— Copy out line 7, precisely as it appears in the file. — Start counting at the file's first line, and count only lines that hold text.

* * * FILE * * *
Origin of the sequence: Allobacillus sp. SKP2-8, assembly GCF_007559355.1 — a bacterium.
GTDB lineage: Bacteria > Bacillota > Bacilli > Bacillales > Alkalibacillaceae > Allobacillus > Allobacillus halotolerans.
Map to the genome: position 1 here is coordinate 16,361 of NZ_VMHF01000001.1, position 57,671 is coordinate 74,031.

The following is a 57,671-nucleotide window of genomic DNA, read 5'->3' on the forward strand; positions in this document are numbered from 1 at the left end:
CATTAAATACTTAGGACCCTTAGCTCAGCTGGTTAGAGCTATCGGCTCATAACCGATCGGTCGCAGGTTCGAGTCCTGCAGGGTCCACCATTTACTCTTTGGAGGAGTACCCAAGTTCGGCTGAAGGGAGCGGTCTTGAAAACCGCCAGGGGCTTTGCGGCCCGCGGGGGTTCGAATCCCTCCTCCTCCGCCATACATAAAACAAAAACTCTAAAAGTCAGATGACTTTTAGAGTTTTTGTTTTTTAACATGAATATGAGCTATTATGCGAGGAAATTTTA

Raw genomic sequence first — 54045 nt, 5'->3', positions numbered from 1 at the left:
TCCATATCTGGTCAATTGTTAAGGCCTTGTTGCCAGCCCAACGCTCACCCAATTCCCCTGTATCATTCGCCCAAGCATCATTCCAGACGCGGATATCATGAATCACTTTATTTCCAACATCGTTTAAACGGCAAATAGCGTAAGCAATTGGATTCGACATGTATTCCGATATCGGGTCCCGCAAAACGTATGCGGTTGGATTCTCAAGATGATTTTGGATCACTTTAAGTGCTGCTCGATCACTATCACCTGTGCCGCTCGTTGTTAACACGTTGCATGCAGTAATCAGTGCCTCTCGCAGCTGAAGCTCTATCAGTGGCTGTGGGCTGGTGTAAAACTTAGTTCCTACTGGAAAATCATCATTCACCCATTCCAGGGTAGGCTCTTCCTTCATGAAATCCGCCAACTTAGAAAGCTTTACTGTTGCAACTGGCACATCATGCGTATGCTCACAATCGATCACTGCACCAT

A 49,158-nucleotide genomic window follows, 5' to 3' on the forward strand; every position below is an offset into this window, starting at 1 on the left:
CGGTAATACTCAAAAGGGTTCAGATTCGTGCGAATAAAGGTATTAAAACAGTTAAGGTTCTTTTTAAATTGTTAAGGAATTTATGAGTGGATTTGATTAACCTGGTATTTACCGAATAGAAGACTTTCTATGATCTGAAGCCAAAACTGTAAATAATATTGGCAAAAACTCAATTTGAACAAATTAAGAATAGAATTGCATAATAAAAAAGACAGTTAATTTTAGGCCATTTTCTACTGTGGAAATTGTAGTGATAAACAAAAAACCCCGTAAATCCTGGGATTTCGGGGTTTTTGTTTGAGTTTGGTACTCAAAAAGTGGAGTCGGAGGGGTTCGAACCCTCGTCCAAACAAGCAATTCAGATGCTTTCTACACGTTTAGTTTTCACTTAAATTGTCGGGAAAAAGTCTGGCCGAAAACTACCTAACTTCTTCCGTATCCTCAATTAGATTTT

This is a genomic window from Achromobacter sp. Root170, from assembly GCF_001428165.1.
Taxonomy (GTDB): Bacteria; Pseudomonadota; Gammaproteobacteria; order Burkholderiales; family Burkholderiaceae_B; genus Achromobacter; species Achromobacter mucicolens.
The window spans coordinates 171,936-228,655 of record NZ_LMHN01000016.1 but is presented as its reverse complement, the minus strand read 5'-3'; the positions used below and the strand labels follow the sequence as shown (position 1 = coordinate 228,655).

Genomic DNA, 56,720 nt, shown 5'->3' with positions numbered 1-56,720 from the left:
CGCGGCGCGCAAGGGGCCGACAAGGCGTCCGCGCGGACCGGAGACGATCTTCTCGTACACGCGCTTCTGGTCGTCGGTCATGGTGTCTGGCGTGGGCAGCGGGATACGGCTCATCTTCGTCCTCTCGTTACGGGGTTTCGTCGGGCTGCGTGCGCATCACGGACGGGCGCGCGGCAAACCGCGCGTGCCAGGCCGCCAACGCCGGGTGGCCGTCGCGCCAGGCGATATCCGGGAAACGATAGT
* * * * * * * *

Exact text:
TCCATATCTGGTCAATTGTTAAGGCCTTGTTGCCAGCCCAACGCTCACCCAATTCCCCTGTATCATTCGCCCAAGCATCATTCCAGACGCGGATATCATGAATCACTTTATTTCCAACATCGTTTAAACGGCAAATAGCGTAAGCAATTGGATTCGACATGTATTCCGATATCGGGTCCCGCAAAACGTATGCGGTTGGATTCTCAAGATGATTTTGGATCACTTTAAGTGCTGCTCGATCACTATCACCTGTGCCGCTCGTTGTTAACACGTTGCATGCAGTAATCAGTGCCTCTCGCAGCTGAAGCTCTATCAGTGGCTGTGGGCTGGTGTAAAACTTAGTTCCTACTGGAAAATCATCATTCACCCATTCCAGGGTAGGCTCTTCCTTCATGAAATCCGCCAACTTAGAAAGCTTTACTGTTGCAACTGGCACATCATGCGTATGCTCACAATCGATCACTGCACCAT